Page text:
Keepers Diaries, August 2018

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Umani Springs Reintegration Unit

The Kibwezi Forest was filled with wild elephants this month, and our orphans socialized with their wild friends on an almost daily basis. The wild elephants are drawn to the different array of vegetation and permanent fresh water on offer in the forest at this time of year more than usual, thanks to the fresh water springs, and the cool conditions of the ground water forest, when other parts of the Tsavo Conservation Area are fast drying out and becoming increasingly hot.

One of these wild elephants, Sonje’s suitor, is always met apprehensively as he can be very unpredictable with his moods. Sometimes he was very gentle with all the orphans, and on these occasions he is a pleasure to be around, and other times he can be in a foul mood and it is during these times he can make everybody’s life difficult. Some other wild bulls were hanging around this month, particularly interested in Sonje and Murera as well, but Sonje’s suitor, moody Osama, named by our Keepers, was the one paying particular interest in Sonje. Because Zongoloni and Quanza are still tiny in comparison to these huge elephants they usually left the scene in a hurry, daunted by these wild bull encounters!

The orphans were not quite so welcoming of any of the other wild animals that tried to join them whilst they went about their daily routine. Whether it was bushbucks or buffaloes the orphans were intolerant of them whilst they were mud bathing or browsing. Alamaya and Ziwa were always quick to trumpet and chase away any animal that might try and join them. It was quite funny one day to see an array of bushbuck antelopes and baboons following behind the orphans in the hope they might find some delicious acacia seed pods left in their wake, but the orphans became increasingly agitated by their presence, and it wasn’t long before they got the trumpeting treatment and were sent scattering. Whenever the orphans do encounter any wild animals in the forest, even when it is wild elephants, they always seem to let Lima Lima go first and lead the way, as they intuitively trust her judgement the most in these sorts of situations in the absence of older orphans Sonje and Murera having the ability to lead from the front. As we have mentioned so many times before the Keepers readily follow Lima Lima’s lead, and if she indicates danger around, they will always listen to her. She is the most attentive and considerate of all the babies at Umani, and leaves nothing to chance.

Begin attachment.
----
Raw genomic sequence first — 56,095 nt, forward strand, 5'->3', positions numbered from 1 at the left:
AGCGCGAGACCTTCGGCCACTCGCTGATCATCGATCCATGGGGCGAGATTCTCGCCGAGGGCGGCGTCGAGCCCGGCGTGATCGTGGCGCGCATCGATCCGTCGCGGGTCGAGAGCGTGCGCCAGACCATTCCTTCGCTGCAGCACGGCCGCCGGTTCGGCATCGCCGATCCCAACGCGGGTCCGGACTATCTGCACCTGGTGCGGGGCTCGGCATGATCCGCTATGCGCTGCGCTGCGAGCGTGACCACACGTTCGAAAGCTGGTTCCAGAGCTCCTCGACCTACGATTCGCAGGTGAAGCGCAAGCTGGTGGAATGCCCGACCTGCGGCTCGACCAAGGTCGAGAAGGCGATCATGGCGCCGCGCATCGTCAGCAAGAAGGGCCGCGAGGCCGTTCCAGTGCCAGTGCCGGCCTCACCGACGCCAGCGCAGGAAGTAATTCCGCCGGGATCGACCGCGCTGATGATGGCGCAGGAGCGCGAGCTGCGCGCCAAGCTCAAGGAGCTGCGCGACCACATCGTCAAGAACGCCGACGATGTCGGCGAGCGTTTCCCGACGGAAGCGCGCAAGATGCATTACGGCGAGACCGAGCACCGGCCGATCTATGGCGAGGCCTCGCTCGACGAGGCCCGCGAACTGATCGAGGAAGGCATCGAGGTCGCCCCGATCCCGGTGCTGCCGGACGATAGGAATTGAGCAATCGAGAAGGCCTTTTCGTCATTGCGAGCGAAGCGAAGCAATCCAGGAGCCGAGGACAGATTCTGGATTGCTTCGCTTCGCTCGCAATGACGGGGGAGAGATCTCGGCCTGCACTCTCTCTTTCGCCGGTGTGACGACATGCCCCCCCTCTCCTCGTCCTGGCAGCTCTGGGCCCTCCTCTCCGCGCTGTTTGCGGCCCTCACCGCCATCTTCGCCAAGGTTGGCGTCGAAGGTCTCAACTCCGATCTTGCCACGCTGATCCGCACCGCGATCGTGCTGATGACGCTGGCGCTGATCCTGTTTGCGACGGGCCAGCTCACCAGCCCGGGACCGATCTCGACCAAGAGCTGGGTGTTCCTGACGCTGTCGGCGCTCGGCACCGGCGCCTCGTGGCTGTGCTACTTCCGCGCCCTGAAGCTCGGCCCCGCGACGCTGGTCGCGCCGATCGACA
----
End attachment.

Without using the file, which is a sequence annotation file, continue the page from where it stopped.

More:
Murera might be the oldest in the herd at nine years, but she has made it abundantly clear she wishes to remain very much a dependent part of it and is certainly not ready for any independent sojourns. One day she got left behind in the stockade compound as even her precious Mwashoti had followed the others out to browse. She was most upset by this and rumbled loudly in disapproval which brought the others running back from the forest to check she was okay; she is the oldest and as such holds a very privileged position within the herd, and when Murera speaks they all listen.

No matter how boisterous and bolshy the older boys become, they still hold their Murera with high regard and respect, and more so than any of the other girls. Jasiri, Faraja, Ngasha and Ziwa will stop any pushing game when they see Murera coming towards them with that look of discipline etched across her face, but when Lima Lima or Quanza try to do the same they take little notice! It is at the end of the day Murera and Sonje who keep order and ensure the young boys remain in line.